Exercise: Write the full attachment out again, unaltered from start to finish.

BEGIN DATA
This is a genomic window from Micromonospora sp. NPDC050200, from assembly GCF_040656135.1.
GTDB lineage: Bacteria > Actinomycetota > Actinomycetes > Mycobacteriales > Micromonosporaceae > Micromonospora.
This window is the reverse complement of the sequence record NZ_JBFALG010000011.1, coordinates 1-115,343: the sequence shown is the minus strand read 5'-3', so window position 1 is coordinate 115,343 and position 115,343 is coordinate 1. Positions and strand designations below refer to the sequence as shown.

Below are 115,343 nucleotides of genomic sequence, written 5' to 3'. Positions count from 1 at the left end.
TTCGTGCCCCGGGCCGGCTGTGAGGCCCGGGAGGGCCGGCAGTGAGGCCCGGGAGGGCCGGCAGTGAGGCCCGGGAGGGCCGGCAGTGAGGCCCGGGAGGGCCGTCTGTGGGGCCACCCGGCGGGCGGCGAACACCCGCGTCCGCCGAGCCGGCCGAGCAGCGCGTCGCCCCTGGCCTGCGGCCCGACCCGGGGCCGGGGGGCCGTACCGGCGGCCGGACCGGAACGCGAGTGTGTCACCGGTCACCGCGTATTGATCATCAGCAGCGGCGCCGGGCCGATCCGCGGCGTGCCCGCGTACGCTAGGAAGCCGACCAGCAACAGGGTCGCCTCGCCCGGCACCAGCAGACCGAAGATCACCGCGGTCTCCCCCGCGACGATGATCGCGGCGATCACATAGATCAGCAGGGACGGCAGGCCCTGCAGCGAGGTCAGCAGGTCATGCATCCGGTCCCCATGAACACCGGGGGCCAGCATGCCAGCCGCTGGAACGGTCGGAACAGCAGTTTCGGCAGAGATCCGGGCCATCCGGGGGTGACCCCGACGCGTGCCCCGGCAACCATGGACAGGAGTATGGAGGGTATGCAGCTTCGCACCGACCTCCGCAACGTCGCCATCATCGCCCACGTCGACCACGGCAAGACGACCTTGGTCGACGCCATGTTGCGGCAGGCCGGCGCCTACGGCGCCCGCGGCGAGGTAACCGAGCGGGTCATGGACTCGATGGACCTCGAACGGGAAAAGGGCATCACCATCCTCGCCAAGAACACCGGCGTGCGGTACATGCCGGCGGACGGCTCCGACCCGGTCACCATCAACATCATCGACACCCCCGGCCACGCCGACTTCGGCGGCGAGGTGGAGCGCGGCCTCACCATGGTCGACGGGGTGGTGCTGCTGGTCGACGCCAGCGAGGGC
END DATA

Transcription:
This is a genomic window from Micromonospora sp. NPDC050200, from assembly GCF_040656135.1.
GTDB lineage: Bacteria > Actinomycetota > Actinomycetes > Mycobacteriales > Micromonosporaceae > Micromonospora.
This window is the reverse complement of the sequence record NZ_JBFALG010000011.1, coordinates 1-115,343: the sequence shown is the minus strand read 5'-3', so window position 1 is coordinate 115,343 and position 115,343 is coordinate 1. Positions and strand designations below refer to the sequence as shown.

Below are 115,343 nucleotides of genomic sequence, written 5' to 3'. Positions count from 1 at the left end.
TTCGTGCCCCGGGCCGGCTGTGAGGCCCGGGAGGGCCGGCAGTGAGGCCCGGGAGGGCCGGCAGTGAGGCCCGGGAGGGCCGGCAGTGAGGCCCGGGAGGGCCGTCTGTGGGGCCACCCGGCGGGCGGCGAACACCCGCGTCCGCCGAGCCGGCCGAGCAGCGCGTCGCCCCTGGCCTGCGGCCCGACCCGGGGCCGGGGGGCCGTACCGGCGGCCGGACCGGAACGCGAGTGTGTCACCGGTCACCGCGTATTGATCATCAGCAGCGGCGCCGGGCCGATCCGCGGCGTGCCCGCGTACGCTAGGAAGCCGACCAGCAACAGGGTCGCCTCGCCCGGCACCAGCAGACCGAAGATCACCGCGGTCTCCCCCGCGACGATGATCGCGGCGATCACATAGATCAGCAGGGACGGCAGGCCCTGCAGCGAGGTCAGCAGGTCATGCATCCGGTCCCCATGAACACCGGGGGCCAGCATGCCAGCCGCTGGAACGGTCGGAACAGCAGTTTCGGCAGAGATCCGGGCCATCCGGGGGTGACCCCGACGCGTGCCCCGGCAACCATGGACAGGAGTATGGAGGGTATGCAGCTTCGCACCGACCTCCGCAACGTCGCCATCATCGCCCACGTCGACCACGGCAAGACGACCTTGGTCGACGCCATGTTGCGGCAGGCCGGCGCCTACGGCGCCCGCGGCGAGGTAACCGAGCGGGTCATGGACTCGATGGACCTCGAACGGGAAAAGGGCATCACCATCCTCGCCAAGAACACCGGCGTGCGGTACATGCCGGCGGACGGCTCCGACCCGGTCACCATCAACATCATCGACACCCCCGGCCACGCCGACTTCGGCGGCGAGGTGGAGCGCGGCCTCACCATGGTCGACGGGGTGGTGCTGCTGGTCGACGCCAGCGAGGGC